Never leave children unattended in vehicle
Posted: Thursday, June 18, 2009 9:21 pm
NASHVILLE — As we approach the summer months, the Tennessee Department of Safety is reminding motorists that children and pets should never be left unattended in a vehicle.
“It is important to remember that children and pets can become ill from heat exhaustion when left in a hot car,” said Department of Safety Commissioner Dave Mitchell. “Motorists should never leave a child or animal unattended in a car, even with the windows down. Even if it’s just a few moments, it’s extremely dangerous.”
On a typical sunny, summer day, the temperature inside a car can reach potentially deadly levels within minutes. Experts say the damage can happen in as little as 10 minutes. Even on a mild day at 73 degrees outside, an SUV can heat up to 100 degrees in 10 minutes and to 120 degrees in just 30 minutes. At 90 degrees outside, the interior of a vehicle can heat up to 160 degrees within several minutes.
“Cracking the window to let air in does little to protect children from the effects of heat buildup in a parked car,” Tennessee Highway Patrol Col. Mike Walker said. “Not only could you suffer the loss of a loved one from leaving them in an unattended vehicle, you could face jail time and stiff penalties.”
Heat exhaustion can occur at temperatures above 90 degrees and heat stroke can occur when temperatures rise above 105 degrees. If not treated immediately, heat exhaustion can lead to heat stroke. With respiratory systems that are still developing, children are particularly vulnerable to heat exhaustion.
Depending on the seriousness of the offense, a person can be charged with penalties ranging from a Class A Misdemeanor to a Class A Felony for leaving a child unattended in a vehicle.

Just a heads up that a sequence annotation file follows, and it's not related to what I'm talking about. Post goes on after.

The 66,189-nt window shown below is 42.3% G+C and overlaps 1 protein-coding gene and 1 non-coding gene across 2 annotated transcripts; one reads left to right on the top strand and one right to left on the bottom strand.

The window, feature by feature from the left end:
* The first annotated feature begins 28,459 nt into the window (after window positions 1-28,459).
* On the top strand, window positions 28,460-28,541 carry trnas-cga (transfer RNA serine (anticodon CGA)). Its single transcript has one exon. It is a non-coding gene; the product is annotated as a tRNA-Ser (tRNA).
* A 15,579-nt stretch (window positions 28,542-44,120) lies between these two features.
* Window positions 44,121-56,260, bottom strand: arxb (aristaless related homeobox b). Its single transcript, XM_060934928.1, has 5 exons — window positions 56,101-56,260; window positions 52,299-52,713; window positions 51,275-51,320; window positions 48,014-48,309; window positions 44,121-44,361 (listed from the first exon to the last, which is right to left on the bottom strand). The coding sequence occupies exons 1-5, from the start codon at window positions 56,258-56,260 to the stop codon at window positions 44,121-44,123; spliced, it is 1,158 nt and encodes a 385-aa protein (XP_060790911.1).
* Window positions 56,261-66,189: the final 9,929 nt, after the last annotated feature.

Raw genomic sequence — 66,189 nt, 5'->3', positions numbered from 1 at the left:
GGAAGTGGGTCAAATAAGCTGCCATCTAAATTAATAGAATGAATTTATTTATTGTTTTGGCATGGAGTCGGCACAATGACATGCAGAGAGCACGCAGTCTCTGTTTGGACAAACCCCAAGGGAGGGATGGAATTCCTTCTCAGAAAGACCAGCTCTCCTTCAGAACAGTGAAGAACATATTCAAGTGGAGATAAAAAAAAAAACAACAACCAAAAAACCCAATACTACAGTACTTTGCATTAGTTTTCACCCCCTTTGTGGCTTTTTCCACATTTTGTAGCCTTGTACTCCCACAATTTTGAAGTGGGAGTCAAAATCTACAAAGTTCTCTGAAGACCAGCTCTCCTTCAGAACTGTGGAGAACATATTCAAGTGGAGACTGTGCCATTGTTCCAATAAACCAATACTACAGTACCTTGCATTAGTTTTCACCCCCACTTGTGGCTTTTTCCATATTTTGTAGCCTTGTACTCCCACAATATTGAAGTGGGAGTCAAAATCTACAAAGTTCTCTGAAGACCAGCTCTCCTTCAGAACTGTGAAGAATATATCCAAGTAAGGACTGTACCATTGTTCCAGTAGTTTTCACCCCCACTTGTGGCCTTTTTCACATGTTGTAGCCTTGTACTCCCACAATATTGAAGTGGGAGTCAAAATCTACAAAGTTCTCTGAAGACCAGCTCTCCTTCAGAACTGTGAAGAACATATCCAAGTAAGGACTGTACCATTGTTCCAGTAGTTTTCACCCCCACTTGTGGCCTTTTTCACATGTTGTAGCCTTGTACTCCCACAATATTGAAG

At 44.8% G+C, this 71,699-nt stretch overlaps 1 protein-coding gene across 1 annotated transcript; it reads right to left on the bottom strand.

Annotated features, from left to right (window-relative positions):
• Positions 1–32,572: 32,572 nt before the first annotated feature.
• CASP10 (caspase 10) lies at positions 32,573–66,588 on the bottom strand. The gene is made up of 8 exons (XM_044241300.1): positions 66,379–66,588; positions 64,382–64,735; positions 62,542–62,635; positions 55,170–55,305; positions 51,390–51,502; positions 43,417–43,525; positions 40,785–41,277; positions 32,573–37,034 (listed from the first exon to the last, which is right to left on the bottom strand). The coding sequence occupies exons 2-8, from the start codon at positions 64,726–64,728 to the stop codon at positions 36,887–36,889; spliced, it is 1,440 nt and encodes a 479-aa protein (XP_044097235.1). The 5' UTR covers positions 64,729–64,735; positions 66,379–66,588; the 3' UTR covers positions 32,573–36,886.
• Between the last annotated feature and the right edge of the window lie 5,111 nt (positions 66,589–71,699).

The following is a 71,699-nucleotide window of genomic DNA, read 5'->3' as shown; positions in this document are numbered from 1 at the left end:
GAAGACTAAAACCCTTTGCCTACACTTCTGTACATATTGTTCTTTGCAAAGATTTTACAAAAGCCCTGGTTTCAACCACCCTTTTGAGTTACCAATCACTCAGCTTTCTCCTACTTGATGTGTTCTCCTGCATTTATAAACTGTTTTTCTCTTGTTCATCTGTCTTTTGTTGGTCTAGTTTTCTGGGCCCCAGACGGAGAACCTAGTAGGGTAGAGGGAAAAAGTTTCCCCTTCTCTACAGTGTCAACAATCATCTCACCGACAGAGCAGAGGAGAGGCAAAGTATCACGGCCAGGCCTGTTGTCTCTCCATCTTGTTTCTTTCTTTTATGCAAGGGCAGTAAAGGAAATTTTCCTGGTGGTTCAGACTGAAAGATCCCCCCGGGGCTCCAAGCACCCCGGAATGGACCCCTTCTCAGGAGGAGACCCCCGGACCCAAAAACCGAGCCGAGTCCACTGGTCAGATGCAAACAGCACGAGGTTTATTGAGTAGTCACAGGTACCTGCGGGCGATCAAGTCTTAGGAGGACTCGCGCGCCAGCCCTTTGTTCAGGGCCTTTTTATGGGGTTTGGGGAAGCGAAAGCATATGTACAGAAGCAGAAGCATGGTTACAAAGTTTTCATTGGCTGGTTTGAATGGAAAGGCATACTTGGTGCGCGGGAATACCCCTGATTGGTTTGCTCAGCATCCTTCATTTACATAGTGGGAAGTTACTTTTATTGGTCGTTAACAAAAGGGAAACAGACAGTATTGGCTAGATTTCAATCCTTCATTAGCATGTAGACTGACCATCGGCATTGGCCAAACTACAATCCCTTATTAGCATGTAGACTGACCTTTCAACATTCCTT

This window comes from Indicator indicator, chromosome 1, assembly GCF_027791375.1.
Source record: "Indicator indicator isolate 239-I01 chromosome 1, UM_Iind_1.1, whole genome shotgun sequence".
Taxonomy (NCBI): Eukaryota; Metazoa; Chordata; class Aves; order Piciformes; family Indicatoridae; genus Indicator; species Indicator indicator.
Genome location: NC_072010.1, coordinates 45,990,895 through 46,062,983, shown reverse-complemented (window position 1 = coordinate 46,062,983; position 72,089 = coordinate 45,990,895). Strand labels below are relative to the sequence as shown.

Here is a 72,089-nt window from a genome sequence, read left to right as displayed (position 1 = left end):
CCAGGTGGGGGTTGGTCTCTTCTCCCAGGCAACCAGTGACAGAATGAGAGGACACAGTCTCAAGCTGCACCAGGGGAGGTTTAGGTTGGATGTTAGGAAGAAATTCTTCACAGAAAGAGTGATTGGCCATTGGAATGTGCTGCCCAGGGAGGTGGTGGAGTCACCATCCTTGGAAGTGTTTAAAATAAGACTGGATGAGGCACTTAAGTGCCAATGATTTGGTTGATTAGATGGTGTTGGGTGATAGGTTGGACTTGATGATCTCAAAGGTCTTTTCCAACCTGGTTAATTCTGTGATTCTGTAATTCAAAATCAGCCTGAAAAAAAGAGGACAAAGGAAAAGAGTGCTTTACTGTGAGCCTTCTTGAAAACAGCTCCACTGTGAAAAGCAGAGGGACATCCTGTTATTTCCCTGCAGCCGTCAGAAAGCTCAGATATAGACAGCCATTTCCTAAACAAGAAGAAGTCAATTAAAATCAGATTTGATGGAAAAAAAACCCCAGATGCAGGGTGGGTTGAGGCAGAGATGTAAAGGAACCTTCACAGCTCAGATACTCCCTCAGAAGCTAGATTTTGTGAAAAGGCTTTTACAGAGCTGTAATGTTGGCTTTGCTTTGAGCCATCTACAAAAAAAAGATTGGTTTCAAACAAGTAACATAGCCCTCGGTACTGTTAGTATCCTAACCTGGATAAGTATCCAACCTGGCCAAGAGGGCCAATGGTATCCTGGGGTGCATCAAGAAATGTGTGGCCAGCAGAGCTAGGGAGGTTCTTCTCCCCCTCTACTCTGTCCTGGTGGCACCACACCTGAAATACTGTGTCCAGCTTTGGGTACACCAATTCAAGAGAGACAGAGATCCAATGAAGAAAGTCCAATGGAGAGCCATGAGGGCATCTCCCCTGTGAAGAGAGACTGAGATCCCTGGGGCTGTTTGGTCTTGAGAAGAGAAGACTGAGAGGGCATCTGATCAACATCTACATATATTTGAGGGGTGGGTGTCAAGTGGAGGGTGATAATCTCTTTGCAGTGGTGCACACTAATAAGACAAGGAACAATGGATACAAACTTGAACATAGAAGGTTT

Last year, nationwide, there were at least 42 deaths in the United States due to hyperthermia after being left inside hot cars, trucks, vans and SUV’s.
Make sure your child is safe this summer and always follow a few simple tips:
• Children should never be left alone in a vehicle, not even to run a quick errand.
• Be sure that all occupants leave the vehicle when unloading. Don’t overlook sleeping babies.
• Children can set a vehicle in motion. Always lock your car and ensure children do not have access to keys or remote entry devices.
• If a child gets locked inside, call 911 and get him/her out as soon as possible.
• Keep vehicles locked at all times, even in the garage or driveway.
• Keys should never be left within reach or sight of children.
• If you see a child or animal unattended in a car, be proactive and call 911.
The Tennessee Department of Human Services is taking similar steps to protect children transported by child care providers.
To learn more, visit: http://www.tennessee.gov/humanserv/news/09/news-06-03-09.pdf and http://www.tn.gov/humanserv/adfam/cc_main.html.
Published in The Messenger 6.18.09